Cookie Consent
We use cookies to give you the best experience on our website. If you continue without changing your cookie settings, we assume that you consent to our use of cookies on this device. You can change your cookie settings at any time but if you do, you may lose some functionality on our website.
Garda Confidential No.: 1 800 666 111
FacebookTwitterFlickerYoutube

Book Review

An Garda Síochána and the Scott Medal by Gerard O’Brien

Enter Text Here

This long overdue opus by Professor Gerard O’Brien charts the history of the Scott Medal from its inception. The medal was conceived by Colonel Walter Scott following a meeting he had with Eoin O’Duffy at a police conference in New York in 1923. Col. Scott, a Canadian with a lifelong interest in the police, was an admirer of Michael Collins and was keen to support the fledgling Irish police Force in a meaningful way. He put up a €1,000 gold bond, the interest of which was to pay for an 18-carat gold medal to be presented to the Garda who had performed the most heroic act of bravery in any one year.

 

The book details the story behind the granting of each medal from the first one awarded to Garda James Mulroy by Col. Scott himself at the Garda Depot in the Phoenix Park in 1924 up to those awarded to Gardaí Gerard Collins and Darran Kirwan on October 23rd 2003. The list of recipients is a grim reminder of the dangers faced by members of the Force down through the years. From the beginning guns, knives and a variety of other weapons have featured in attacks on the Garda Síochána with a sizeable number culminating in death. It is painfully obvious from Gerard O’Brien’s book that the highest number of medals awarded was in those decades when the activities of the IRA and other terror groups were at their zenith. The largest number of awards was between 1971 and 1980, the worst decade ever for political violence, when 96 medals were awarded, followed closely by the period 1981 to 1990 when 88 medals were awarded. This period of heightened subversion contrasted sharply with the period 1951 to 1960 when medals were awarded to only six members of the Force.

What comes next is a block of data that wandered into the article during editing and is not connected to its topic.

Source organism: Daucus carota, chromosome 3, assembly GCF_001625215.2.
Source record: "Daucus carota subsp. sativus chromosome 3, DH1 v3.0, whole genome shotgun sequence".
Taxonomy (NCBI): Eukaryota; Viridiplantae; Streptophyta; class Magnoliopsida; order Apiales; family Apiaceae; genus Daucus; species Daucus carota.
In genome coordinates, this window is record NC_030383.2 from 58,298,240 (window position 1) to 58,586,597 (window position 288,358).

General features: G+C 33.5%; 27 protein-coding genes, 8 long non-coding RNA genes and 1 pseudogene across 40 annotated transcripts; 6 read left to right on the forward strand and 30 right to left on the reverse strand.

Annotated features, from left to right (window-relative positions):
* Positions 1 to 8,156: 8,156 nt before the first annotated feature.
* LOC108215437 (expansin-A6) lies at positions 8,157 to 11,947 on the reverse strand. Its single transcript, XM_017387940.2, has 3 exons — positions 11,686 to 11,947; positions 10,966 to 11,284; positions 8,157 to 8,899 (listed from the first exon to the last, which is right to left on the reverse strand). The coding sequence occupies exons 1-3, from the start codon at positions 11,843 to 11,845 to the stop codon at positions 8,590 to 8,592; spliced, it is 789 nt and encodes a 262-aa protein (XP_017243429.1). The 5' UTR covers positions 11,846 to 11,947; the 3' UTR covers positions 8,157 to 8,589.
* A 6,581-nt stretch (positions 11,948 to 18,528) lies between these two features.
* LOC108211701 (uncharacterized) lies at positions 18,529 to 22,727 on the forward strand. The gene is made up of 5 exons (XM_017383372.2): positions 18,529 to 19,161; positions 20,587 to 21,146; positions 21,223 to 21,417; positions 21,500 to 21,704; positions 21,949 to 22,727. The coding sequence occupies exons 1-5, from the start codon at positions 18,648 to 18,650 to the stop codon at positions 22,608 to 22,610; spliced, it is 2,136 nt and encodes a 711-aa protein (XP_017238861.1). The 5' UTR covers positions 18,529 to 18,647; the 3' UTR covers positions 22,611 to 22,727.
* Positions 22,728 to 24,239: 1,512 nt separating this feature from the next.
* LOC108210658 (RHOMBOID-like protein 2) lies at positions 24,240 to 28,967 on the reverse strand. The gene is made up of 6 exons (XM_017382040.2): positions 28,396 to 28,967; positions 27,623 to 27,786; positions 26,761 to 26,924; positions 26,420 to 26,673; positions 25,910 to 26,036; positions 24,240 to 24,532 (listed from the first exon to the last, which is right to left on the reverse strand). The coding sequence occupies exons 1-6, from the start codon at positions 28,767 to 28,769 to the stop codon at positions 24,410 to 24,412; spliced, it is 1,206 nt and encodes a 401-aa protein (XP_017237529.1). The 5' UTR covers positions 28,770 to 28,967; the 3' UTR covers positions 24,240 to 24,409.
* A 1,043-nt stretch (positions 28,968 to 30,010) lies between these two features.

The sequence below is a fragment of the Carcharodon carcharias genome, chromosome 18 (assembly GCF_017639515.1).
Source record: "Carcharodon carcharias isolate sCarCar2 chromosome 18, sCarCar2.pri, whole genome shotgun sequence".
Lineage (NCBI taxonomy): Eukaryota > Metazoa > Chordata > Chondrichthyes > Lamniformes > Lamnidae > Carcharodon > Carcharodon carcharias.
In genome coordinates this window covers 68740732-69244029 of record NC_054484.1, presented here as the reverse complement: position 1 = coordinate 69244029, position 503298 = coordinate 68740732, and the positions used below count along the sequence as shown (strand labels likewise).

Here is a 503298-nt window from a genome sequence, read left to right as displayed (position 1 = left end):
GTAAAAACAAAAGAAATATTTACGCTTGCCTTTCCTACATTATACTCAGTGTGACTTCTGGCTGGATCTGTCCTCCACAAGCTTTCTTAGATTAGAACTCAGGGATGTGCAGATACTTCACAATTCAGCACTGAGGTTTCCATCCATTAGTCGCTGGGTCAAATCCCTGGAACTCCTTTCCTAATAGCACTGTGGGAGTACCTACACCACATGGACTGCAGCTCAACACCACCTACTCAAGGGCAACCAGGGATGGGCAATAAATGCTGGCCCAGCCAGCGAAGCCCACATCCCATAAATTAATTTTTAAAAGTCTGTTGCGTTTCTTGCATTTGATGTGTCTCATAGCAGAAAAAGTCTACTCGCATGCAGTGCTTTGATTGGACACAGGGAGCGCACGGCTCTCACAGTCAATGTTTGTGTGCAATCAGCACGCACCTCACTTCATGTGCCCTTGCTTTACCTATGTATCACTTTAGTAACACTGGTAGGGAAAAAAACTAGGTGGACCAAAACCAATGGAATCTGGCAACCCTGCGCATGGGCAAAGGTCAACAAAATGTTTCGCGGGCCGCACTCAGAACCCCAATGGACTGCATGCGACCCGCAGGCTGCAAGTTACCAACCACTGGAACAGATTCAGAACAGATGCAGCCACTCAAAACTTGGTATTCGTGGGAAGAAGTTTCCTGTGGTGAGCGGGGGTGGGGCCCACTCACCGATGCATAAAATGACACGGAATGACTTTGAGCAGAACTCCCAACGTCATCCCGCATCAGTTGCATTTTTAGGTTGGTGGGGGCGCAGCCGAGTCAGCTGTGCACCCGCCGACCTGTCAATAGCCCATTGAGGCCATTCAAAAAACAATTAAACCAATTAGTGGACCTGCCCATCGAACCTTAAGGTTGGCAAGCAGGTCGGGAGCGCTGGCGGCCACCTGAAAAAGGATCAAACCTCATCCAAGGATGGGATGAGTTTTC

The book is replete with stories of heroic actions and one is frequently struck by the courage displayed by so many members of the Force when faced with life and near life-threatening situations. The reader will have cause to shake his head in disbelief on reading how time and again young (and not so young) Gardaí fearlessly faced down adversaries without a thought for their own safety. The listing of actions and Garda responses gives some sense of the enormity and variety of dangers associated with the arrest of terrorists, criminals and disturbed persons, as well as the rescue of persons from burning buildings or uncertain waters.

 

This is the first work of its kind that gives chapter and verse of every single medal awarded during the Force’s ninety-year existence. It is a book that should be on the bookshelf of every member of the Force, serving and retired. It is a wonderful source publication and one we can recommend unreservedly.

 

Book Title: An Garda Síochána and the Scott Medal
Author: Dr. Gerard O'Brien
ISBN: 978-1-84682-124-0
Price: Euro 35.00
Available: This book is available through all good local bookshops or alternatively directly through the publisher via
www.fourcourtspress.ie. Please note that there is a 10% discount on all titles bought online.  

 

Review by Gerard Lovett, General Secretary of the Garda Síochána Retired Members Association.